6) On the Size & Position tab you can choose to attach the shape to the start date of your half-term holidays. You'll probably have to play around with the width and height settings to get the object to appear exactly where you want.
I hope that helps. Let me know how you get on!
Great explaination of calendars, but how best to handle the scheduling of tasks when 1 resource is only available 3 days a week. Rather than use % available because if working on the project you want 100% available in 3 days rather than across 5 days. I know resorurces can have their own calendar for working, but project doesnt seem to want to play with the tasks !
Traditionally one of the most awkward things to model in MS Project, particularly if you have different people with different working times assigned to the same task! The starting point is, as you say, creating a specific calendar for the resource which sets their working days. When you assign the resource to a task MS Project will only allow the resource to work during the time specified by their calendar. When it's a single person assigned to the task this is normally very straightforward. If you already had other people assigned to the task with different working times however things can get very messy indeed. The key to making this work properly is in ensuring you have assigned the correct Task Type (Fixed Work, Fixed Duration, Fixed Units) to the task and set its Effort Driven property appropriately. This is something we cover in detail on our training courses!
I can think of a few reasons why the existing tasks in your current project are still scheduled during the non-working time of your new calendar:
1) The tasks already have their own calendar assigned - check the Advanced tab of the Task Information dialog box to make sure the Calendar option is set to None.
2) The tasks have a resource assigned to them and the resource's calendar does not match the non-working time of your new calendar - go to the Resource Sheet view and check which calendar each resource has assigned.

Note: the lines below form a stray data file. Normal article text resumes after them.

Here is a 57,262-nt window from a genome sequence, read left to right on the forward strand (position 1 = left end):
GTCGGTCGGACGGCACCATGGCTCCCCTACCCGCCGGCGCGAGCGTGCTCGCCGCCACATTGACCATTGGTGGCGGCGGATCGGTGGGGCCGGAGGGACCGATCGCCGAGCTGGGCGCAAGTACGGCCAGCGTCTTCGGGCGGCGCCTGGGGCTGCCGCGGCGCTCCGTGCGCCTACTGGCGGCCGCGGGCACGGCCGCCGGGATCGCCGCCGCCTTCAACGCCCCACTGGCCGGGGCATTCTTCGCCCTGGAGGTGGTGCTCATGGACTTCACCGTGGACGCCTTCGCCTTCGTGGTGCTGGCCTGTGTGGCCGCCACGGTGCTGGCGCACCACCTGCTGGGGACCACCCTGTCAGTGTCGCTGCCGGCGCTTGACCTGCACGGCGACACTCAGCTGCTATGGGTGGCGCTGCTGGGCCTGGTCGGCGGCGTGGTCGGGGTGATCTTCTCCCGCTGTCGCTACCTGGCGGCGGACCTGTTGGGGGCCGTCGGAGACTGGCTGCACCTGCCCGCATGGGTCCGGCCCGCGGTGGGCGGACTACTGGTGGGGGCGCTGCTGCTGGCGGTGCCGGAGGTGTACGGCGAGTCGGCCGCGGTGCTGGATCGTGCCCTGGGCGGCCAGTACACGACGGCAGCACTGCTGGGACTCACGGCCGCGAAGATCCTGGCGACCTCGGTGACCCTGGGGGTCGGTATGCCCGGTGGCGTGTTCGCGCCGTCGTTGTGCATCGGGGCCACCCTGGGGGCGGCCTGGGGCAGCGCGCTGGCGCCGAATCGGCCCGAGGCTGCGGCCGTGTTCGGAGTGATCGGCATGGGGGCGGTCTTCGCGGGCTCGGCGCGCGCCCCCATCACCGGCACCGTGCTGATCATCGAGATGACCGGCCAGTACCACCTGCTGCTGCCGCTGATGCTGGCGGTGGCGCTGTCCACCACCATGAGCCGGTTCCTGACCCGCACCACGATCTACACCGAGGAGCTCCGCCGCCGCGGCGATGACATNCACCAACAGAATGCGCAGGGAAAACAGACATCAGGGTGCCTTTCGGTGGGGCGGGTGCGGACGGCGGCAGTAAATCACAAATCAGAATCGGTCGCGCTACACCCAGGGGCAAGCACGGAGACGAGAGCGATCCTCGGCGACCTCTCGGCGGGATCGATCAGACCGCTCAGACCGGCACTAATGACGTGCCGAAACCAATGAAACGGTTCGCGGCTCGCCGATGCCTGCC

3) You've already recorded some actual values in the Tracking Table saying that the tasks have already started or finished.
You should also check to make sure that your tasks really are scheduled during non-working time. In the Gantt chart it can be difficult to see when tasks are really happening. For example, using the Standard base calendar you can schedule a task to begin on a Friday with a duration of 2 days and it will appear on the Gantt chart as a task bar which spans Friday to Monday, appearing to work during Saturday and Sunday as well.
One easy way to check if your new calendar is being used by the project is to create a new task and try to set its Start Date to a day which you know is non-working. If you see a Planning Wizard dialog box appear telling you that you've chosen a non-working day at least you know that the calendar is working for new tasks.
I hope some of that helps, let us know how you get on.
The method that should work for assigning a calendar to multiple tasks is:
1) Select the names of the tasks whose calendar you want to change.
2) Right-click on any of the selected tasks and choose Task Information...
3) On the Advanced tab choose the calendar you want to use
4) Click OK
Let me know if this method doesn't work for you!
If you assign a calendar to a project then each task that you create will use the working time of the project calendar. The idea of assigning calendars to a task is to control those tasks which do not occur during the normal working time of your project.
Also, if you assign a work resource to a task the task will only happen during the resource's working time. If you don't want this to happen you can assign a calendar to the task to force the resource to work when you want the task to occur.
Are you using the Organizer tool to copy your calendar to Global.mpt?
Which calendar are you copying? If a calendar with the same name already exists in Global.mpt you must make sure to replace it with the one you are copying. Alternatively, you can rename the existing calendar first using the Organizer tool.